In seven years with the company Miss McKellar became a household name, but in 1964 London called again. She found the music scene vastly changed from just a few years before, but found work firstly in the Glyndebourne opera chorus, and then the John Alldis Choir.

As well as a variety of choral work (including appearing on a Pink Floyd album), Miss McKellar struck up a working relationship with composer John Tavener, singing in his cantata Cain and Abel.

The former poor student also began teaching opera classes at various colleges and institutes in London and discovered that it was something she greatly enjoyed.

This revelation was Otago’s gain, as she applied for and secured the university’s first Lectureship in Performance Music.

Her new boss, Prof Peter Platt, wanted to use Miss McKellar’s skills in opera in the university as well as in the community, which suited his new lecturer down to the ground. In her first year she sang in Albert Herring for Dunedin Opera Company with her student Patrick Power as Albert.

"She was so energetic, both physically with her bustling walk, and intellectually," Mr Power said.

"It was remarkable how she could be so strong in expressing her opinions without giving offence to those thus re-educated."

Other notable productions included Dido and AeneasOrfeo and The Dinner Engagement, directed by the recently deceased Louise Petherbridge (ODT 9.3.24).

Honor McKellar in her garden aged 90. Photo: Linda Robertson
Honor McKellar in her garden aged 90. Photo: Linda Robertson
"We didn’t have an opera company coming to visit us, so we had to do it ourselves. It just seemed the obvious thing to do," she said.

Miss McKellar’s voice students took leading roles in these productions, often singing challenging roles. Nearly all were sopranos and mezzo-sopranos, drawn to Otago by her reputation.

Notable students included Marian Olsen, Maureen Smith, Jeanette Leigh, Beth Rask, Richard Madden, Sally Anderson, Jannette Finlay, Scilla Askew, Janet Roddick, Lin Jamieson, Fiona Nicholls, Sally Banks, and Mary Barton.

As well as coaching the cast and singing herself, Miss McKellar also performed a vital service for all Otago productions: she supplied the Anzac biscuits.

She was also involved with many off-campus musical groups, which included the Dunedin Opera Company, the Gilbert and Sullivan Society and the Southern Opera Ensemble.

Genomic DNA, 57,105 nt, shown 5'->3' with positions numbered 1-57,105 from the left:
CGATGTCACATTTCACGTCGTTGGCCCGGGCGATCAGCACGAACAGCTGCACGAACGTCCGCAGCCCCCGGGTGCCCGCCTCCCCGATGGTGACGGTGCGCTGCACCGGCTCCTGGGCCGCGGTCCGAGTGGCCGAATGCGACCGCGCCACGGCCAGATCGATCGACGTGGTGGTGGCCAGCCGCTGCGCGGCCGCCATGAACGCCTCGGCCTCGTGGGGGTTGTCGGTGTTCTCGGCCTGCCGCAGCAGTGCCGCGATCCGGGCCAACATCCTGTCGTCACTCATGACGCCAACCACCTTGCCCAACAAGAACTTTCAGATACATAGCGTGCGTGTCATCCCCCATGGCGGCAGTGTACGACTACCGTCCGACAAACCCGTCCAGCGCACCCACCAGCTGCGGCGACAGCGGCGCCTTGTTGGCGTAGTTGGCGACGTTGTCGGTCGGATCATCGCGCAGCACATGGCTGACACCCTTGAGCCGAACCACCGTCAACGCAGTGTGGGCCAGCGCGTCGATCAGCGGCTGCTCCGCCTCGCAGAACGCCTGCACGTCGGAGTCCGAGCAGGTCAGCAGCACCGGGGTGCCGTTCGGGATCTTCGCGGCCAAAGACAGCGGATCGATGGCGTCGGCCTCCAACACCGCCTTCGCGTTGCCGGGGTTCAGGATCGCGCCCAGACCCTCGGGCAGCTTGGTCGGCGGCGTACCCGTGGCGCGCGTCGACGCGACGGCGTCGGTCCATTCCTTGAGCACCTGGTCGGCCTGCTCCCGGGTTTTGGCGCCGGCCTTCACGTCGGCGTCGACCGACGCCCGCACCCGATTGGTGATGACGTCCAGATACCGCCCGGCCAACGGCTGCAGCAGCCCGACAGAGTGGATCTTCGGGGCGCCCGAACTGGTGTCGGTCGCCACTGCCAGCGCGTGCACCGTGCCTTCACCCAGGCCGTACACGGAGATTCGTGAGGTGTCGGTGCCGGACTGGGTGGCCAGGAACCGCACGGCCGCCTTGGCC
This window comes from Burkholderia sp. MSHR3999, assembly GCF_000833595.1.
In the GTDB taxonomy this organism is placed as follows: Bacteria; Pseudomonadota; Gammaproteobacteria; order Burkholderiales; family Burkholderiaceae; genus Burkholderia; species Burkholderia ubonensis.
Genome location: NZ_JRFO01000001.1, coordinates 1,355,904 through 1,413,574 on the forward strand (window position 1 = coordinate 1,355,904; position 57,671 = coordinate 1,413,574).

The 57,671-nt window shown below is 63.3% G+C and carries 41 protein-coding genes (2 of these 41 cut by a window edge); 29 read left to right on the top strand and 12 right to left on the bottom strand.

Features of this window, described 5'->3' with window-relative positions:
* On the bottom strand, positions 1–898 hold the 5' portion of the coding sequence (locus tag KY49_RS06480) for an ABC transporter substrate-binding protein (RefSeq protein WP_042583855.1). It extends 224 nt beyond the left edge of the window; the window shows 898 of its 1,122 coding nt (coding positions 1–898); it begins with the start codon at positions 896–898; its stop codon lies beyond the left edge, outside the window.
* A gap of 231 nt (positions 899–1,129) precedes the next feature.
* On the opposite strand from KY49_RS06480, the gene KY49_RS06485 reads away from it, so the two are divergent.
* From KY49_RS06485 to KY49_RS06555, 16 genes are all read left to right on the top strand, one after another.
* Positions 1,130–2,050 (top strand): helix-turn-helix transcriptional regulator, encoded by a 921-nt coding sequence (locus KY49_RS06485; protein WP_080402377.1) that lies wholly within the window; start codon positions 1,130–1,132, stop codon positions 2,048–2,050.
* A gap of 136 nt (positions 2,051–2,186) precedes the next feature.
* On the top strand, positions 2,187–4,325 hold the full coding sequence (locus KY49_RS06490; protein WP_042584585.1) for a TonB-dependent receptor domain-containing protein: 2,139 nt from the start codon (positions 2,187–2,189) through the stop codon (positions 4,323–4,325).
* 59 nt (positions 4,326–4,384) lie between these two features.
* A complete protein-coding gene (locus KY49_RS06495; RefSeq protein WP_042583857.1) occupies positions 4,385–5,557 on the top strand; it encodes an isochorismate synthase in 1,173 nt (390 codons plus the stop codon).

In 1985, having reached the age of 65, Miss McKellar was obliged to retire from the university but it did little to slow her down.

She became a champion age group golfer, tramped in the Himalayas,  recorded extracts from the newspaper for The Foundation for the Blind, took up tai ch’i, was chorus mistress and occasional lead performer for the Dunedin Opera Company, and also continued teaching.

One of the students who trudged  to her Highgate home for private tuition was arguably the finest singer Miss McKellar trained, Jonathan Lemalu.

"I was a nervous teenager taking my shoes off in the corridor beside her golf clubs, stepping into her music room overlooking her burgeoning rose garden," he said in a tribute read at his teacher’s funeral.

"I am still today very much a student of Honor, heavily influenced by her joy, humour and humility, and I aim to encourage and empower the students in my care just as she did with me.  Honor’s unique gift lay in making the complex and foreign seem simple, achievable and relatable — freeing stories from their pages with a joy and theatre of words, sounds and unlimited imagination.

Honor McKellar. Photo: Craig Baxter
Honor McKellar. Photo: Craig Baxter
"There was never tough-love teaching with Honor, just love. Honor taught me that the performer and the person are equally important, and looking after one supports the other.

"All I have achieved in music is indelibly linked to her care and respect for me, my career and wellbeing.  As one of so many who have been touched and influenced by your light, thank you Honor." 

Mr Lemalu’s fondness for Miss McKellar was replicated by his former teacher, who avidly watched the progress of his opera career from afar and treasured their reunions when he returned to Dunedin.

Miss McKellar’s life-long service to music and musicians was recognised in the Queen’s Birthday Honours in 1989, when she was awarded a Queen’s Service Medal. 

Miss McKellar remained highly active and independent  into old age, only grudgingly moving into a second story apartment in the Yvette Williams complex where, typically, she swiftly started a choir group.

Her final public performances were recitations of well-known poems with musical accompaniments. Although she was not singing, her delivery was perfectly timed, full of character, and every word distinct.

Honor McKellar took her final bow on February 2, dying aged 103. 

Reviewing her career, former colleague Prof John Drummond said what  made his friend so remarkable was that she saw the delivery of a song, or an aria, as the sharing of a complete human experience, and that is what audiences received from her.  

"We will remember her total dedication to her craft, her discipline, her quiet way of just getting on with the job, her unflappability in crises, the way she cared for all those she worked with, her sense of humour, the way her voice broke into infectious laughter, and her delight in the ironies of life."

— Mike Houlahan, with invaluable assistance from Peter McKellar and John Drummond.